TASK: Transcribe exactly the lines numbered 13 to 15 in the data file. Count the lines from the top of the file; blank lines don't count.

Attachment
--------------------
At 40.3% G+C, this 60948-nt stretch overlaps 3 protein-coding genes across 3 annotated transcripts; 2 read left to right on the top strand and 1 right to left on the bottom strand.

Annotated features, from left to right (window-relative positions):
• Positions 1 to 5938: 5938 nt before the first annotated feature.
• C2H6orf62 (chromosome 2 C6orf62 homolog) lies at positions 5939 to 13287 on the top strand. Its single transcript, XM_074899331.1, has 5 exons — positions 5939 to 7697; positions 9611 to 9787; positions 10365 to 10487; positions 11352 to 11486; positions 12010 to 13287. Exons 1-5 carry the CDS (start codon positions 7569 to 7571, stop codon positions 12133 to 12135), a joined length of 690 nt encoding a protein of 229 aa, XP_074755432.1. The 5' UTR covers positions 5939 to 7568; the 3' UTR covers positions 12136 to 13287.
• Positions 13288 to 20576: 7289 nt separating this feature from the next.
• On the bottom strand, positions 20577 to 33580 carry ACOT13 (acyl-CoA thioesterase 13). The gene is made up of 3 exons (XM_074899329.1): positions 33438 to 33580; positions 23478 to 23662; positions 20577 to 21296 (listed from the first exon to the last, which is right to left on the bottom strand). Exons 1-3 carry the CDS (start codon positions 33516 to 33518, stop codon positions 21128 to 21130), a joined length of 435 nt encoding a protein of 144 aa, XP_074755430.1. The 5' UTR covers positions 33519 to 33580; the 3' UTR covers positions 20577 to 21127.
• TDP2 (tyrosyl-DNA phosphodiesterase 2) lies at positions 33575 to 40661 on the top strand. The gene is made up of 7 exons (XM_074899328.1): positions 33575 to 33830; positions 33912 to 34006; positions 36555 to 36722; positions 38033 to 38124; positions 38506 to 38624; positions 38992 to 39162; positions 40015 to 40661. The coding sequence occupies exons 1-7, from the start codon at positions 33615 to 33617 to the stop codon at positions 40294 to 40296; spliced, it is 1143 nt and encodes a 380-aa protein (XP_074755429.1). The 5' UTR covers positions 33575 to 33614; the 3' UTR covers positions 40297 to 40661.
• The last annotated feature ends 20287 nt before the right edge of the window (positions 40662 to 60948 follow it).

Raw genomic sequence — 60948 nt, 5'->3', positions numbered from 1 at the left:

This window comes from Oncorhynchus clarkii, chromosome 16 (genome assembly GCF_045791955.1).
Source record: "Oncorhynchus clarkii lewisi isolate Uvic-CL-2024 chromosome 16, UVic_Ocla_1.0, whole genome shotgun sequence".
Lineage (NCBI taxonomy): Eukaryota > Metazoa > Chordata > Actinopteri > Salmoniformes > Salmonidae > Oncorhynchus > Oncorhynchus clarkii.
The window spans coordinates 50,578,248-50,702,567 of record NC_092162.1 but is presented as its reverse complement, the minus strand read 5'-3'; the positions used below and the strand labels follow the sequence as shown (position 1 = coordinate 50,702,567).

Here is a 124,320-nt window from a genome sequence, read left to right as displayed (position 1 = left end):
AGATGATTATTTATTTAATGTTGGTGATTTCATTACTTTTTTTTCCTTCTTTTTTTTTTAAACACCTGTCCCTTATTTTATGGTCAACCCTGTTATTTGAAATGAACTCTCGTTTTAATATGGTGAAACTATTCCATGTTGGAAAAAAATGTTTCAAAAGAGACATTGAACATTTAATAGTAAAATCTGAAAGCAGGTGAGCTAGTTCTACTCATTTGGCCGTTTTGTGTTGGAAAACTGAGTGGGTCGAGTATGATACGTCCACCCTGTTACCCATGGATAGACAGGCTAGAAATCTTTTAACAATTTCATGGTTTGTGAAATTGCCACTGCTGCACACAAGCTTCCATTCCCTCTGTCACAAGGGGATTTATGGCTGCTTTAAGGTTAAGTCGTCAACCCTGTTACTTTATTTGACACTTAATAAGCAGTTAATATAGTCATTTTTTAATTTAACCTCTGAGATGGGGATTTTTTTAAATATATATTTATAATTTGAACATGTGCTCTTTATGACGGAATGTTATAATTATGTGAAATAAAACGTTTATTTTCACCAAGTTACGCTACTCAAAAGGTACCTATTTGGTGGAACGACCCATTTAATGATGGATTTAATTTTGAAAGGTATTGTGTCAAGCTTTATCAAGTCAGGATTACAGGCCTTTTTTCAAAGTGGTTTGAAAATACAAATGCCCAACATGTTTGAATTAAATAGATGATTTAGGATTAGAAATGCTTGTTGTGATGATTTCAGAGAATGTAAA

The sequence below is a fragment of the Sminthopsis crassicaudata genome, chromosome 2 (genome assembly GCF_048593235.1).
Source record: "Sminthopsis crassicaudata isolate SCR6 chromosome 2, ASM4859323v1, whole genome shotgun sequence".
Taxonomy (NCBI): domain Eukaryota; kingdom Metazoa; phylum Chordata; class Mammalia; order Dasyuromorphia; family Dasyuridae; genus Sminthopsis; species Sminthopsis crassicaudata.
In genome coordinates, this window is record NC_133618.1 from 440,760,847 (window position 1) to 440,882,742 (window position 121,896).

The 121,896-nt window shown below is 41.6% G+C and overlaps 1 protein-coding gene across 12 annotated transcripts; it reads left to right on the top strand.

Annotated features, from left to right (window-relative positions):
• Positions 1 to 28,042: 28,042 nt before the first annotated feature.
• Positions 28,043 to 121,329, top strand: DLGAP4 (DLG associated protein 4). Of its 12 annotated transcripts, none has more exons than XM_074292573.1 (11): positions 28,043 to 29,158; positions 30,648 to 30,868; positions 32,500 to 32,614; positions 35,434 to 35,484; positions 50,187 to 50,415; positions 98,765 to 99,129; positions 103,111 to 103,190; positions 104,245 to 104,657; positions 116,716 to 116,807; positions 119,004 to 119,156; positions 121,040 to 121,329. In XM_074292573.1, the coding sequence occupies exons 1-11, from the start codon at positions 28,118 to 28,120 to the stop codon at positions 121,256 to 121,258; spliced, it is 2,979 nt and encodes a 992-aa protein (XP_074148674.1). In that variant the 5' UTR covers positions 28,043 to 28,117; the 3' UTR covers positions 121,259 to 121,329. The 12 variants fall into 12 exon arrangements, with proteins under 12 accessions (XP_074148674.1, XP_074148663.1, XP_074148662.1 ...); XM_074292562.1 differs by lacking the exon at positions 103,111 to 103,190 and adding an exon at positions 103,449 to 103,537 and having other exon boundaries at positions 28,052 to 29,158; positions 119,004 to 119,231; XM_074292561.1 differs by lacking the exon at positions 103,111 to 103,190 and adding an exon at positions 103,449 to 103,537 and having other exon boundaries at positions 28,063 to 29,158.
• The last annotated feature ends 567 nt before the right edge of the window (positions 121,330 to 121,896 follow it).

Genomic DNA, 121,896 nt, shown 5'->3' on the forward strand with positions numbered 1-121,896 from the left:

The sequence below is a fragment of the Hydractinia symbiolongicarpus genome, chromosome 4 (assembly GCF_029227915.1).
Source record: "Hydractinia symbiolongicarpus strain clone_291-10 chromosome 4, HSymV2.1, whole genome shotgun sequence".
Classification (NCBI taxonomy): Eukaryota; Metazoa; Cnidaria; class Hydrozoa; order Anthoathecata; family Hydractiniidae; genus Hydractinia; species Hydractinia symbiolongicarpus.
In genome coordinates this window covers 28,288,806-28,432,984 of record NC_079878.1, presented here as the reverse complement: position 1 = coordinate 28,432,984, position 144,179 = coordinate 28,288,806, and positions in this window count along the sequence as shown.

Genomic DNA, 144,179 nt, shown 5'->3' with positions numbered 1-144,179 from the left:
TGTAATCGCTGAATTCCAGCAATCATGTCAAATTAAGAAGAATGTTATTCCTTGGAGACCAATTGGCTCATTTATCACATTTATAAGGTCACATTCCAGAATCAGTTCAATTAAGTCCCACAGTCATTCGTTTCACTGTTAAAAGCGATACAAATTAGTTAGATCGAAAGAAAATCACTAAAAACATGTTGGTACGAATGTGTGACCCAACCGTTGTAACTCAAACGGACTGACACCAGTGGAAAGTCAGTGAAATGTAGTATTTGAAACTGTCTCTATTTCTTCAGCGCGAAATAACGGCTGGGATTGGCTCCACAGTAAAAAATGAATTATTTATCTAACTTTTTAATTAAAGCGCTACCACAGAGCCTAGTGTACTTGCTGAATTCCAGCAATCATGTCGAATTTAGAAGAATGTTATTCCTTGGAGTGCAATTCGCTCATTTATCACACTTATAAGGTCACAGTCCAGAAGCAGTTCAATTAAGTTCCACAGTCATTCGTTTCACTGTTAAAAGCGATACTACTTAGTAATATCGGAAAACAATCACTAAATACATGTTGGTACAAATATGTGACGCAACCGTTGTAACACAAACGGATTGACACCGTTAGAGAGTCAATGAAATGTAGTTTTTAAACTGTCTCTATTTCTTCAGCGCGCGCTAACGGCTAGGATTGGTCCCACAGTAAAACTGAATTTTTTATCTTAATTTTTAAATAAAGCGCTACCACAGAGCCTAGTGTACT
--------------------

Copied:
The window spans coordinates 50,578,248-50,702,567 of record NC_092162.1 but is presented as its reverse complement, the minus strand read 5'-3'; the positions used below and the strand labels follow the sequence as shown (position 1 = coordinate 50,702,567).

Here is a 124,320-nt window from a genome sequence, read left to right as displayed (position 1 = left end):
AGATGATTATTTATTTAATGTTGGTGATTTCATTACTTTTTTTTCCTTCTTTTTTTTTTAAACACCTGTCCCTTATTTTATGGTCAACCCTGTTATTTGAAATGAACTCTCGTTTTAATATGGTGAAACTATTCCATGTTGGAAAAAAATGTTTCAAAAGAGACATTGAACATTTAATAGTAAAATCTGAAAGCAGGTGAGCTAGTTCTACTCATTTGGCCGTTTTGTGTTGGAAAACTGAGTGGGTCGAGTATGATACGTCCACCCTGTTACCCATGGATAGACAGGCTAGAAATCTTTTAACAATTTCATGGTTTGTGAAATTGCCACTGCTGCACACAAGCTTCCATTCCCTCTGTCACAAGGGGATTTATGGCTGCTTTAAGGTTAAGTCGTCAACCCTGTTACTTTATTTGACACTTAATAAGCAGTTAATATAGTCATTTTTTAATTTAACCTCTGAGATGGGGATTTTTTTAAATATATATTTATAATTTGAACATGTGCTCTTTATGACGGAATGTTATAATTATGTGAAATAAAACGTTTATTTTCACCAAGTTACGCTACTCAAAAGGTACCTATTTGGTGGAACGACCCATTTAATGATGGATTTAATTTTGAAAGGTATTGTGTCAAGCTTTATCAAGTCAGGATTACAGGCCTTTTTTCAAAGTGGTTTGAAAATACAAATGCCCAACATGTTTGAATTAAATAGATGATTTAGGATTAGAAATGCTTGTTGTGATGATTTCAGAGAATGTAAA